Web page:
“We commend the professional domestic election observation organizations – in particular, ISFED, GYLA, PMMG, and TI – for informing the public with sound, balanced assessments and reliable information throughout the campaign period and on Election Day. Their important contributions have, over time, improved the election process. We are concerned by reports that some of these respected domestic NGOs encountered barriers to observing the elections,” reads the statement issued by the US Embassy.
The Embassy went on to note that significant reports of misuse of administrative resources have raised doubts about the general fairness of the election, adding in many towns and villages, pressure against teachers, law enforcement officers, and other public sector workers reportedly interfered with their ability to exercise their free choice on Election Day.
“This type of abuse is wholly incompatible with Georgia’s democratic and Euro-Atlantic ideals. The Embassy is concerned that there is a dangerous risk these and other recurring elections violations are becoming accepted as inevitable. Georgian voters deserve a higher standard of integrity in their election process.
“We also regret actions that are likely to further polarize and destabilize Georgia’s already tense political situation and parties’ emphasis on personal attacks rather than addressing voters’ priorities. These actions call into question some political parties’ commitment to the principle that political legitimacy should be won or lost at the ballot box,” reads the statement.
The Embassy recognized that Parliament’s recent efforts to implement electoral reforms to address some of the shortcomings identified in previous elections deserve praise. Yet, “while some measures resulted in positive changes, the overall failure to significantly reduce recurring patterns of violations, especially during the pre-election period, is disappointing,” they wrote.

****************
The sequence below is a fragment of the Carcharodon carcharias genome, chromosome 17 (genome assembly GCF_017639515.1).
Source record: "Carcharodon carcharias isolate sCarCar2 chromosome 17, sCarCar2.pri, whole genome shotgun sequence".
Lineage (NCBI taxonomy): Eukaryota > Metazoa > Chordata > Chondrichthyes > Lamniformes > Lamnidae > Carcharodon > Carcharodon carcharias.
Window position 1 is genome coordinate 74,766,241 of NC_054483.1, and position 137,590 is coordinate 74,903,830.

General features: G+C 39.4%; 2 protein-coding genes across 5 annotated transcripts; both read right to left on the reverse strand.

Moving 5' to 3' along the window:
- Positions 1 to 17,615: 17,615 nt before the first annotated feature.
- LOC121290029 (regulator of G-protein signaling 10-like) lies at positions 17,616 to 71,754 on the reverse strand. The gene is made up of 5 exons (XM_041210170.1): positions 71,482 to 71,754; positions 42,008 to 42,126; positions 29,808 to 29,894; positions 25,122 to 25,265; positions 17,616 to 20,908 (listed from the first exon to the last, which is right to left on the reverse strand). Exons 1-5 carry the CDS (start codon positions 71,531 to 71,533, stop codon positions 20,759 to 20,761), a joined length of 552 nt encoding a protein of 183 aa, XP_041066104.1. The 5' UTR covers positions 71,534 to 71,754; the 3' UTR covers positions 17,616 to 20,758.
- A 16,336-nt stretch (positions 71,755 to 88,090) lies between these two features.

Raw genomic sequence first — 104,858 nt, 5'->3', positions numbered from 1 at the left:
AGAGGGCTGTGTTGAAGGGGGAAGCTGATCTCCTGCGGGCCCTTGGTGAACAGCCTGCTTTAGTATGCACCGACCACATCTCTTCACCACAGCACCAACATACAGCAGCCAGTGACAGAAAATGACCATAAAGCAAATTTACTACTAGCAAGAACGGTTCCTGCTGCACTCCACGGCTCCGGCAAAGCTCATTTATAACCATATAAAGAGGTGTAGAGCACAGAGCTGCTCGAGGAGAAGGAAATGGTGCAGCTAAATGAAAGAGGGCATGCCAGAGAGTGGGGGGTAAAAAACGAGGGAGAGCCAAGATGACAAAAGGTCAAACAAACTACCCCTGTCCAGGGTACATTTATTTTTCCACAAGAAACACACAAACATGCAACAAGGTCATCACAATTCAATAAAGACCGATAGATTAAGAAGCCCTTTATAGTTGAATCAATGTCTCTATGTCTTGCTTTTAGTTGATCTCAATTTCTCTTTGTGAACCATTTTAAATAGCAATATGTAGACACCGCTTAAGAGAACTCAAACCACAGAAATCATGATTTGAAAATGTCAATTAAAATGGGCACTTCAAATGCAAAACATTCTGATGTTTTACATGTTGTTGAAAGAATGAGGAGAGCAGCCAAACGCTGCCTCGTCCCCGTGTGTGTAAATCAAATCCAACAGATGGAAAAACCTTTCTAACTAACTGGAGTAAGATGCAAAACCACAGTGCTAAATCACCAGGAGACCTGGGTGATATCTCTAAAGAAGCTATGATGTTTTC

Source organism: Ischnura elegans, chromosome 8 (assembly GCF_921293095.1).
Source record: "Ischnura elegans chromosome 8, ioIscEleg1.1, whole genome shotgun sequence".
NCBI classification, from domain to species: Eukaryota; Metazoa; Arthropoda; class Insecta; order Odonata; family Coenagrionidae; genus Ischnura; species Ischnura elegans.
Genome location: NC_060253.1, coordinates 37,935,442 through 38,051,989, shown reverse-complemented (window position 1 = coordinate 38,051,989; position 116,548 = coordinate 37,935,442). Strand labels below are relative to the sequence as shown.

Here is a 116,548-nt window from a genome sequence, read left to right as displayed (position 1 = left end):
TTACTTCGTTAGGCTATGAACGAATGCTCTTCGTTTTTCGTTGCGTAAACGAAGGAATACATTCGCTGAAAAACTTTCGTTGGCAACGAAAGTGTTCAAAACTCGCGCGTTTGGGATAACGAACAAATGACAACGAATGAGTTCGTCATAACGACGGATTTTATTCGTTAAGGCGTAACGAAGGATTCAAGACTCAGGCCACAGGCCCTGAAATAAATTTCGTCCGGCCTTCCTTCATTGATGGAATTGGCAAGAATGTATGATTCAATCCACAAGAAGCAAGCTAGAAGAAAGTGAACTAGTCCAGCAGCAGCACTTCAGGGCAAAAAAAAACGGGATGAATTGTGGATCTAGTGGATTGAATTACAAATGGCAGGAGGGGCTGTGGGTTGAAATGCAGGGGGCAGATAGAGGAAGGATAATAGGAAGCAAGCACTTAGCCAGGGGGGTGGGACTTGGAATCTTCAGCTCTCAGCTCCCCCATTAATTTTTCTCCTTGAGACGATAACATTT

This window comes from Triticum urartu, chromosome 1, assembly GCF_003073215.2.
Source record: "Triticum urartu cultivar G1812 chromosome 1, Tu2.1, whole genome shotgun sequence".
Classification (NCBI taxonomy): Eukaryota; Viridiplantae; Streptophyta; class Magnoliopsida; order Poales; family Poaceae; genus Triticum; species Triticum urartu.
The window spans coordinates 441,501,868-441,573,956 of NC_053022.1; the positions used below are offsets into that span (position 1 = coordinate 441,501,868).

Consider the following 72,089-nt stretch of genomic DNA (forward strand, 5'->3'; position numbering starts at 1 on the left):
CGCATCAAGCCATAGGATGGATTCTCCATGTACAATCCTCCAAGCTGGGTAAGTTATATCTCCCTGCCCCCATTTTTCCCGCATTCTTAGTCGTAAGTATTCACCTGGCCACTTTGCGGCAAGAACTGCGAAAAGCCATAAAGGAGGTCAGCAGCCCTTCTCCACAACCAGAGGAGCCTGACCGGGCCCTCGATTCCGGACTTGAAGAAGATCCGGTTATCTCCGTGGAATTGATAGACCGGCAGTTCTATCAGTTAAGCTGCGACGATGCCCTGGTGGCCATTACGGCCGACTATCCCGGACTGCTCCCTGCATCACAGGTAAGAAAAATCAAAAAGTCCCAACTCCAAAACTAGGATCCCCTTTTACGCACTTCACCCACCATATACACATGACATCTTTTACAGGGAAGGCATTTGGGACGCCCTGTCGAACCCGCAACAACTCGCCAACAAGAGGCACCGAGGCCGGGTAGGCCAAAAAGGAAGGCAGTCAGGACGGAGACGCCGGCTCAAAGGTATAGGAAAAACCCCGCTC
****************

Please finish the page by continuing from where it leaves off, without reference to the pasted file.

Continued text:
The Embassy calls on Parliament, including opposition parties, to “recommit in good faith to strengthening Georgia’s election system in a comprehensive manner; to implement key reforms – including judicial reforms – recommended by ODIHR, the Venice Commission, and Georgia’s international partners; and to pass constitutional amendments ensuring that all future parliamentary elections will be fully proportional, as they have previously pledged to do. The reform process must be implemented hand-in-hand with citizens and civil society.
“Now is the time to build political alliances among parties to urgently address the issues that are most important to Georgia’s citizens. As it has in the past, Georgia must meet the challenges of building its democracy with courage, compromise, and resolve. Each election is a chance to strengthen and improve the democratic process. On October 2, Georgia’s citizens exercised their precious right to vote, to be heard, and to hold their political leaders accountable. We call on all parties to resist efforts to further polarize the political situation, to maintain a calm post-election environment, and to ensure the fair, impartial adjudication of electoral complaints. The second round of voting is an opportunity to improve the process and conduct an orderly, competitive run-off with results Georgians can have full confidence in.
“The United States is proud to have stood alongside the people of Georgia over the decades and we will continue to support Georgia’s efforts to build a strong democracy, a prosperous economy, and a stable, secure country,” reads the statement.
The Delegation of the European Union, in coordination with the embassies of the Member States of the European Union, also commented on the first round of the 2021 local elections in Georgia, saying that the elections were “generally well administered,” though “characterized by hardened polarization.”
“On 2 October, local elections took place in Georgia. The European Union commends the Georgian citizens for exercising their democratic right to vote in these elections, as well as the dedicated electoral staff and observers, considering the challenging context of the COVID-19 pandemic. We welcome the fact that a full-fledged International Election Observation Mission was deployed. This mission concluded that the elections were generally well administered, though characterized by hardened polarization, and that contestants were able to campaign freely in a competitive environment, and that the Election Day proceeded in an orderly and transparent manner. It also highlighted important shortcomings, notably widespread and consistent allegations of intimidation, vote-buying, pressure on candidates and voters, and an unlevel playing field. In addition, the significant imbalance in resources and undue advantage of incumbency further benefited the ruling party. The underrepresentation of women in the campaign demonstrates a need for greater commitment to ensure adequate representation in politics.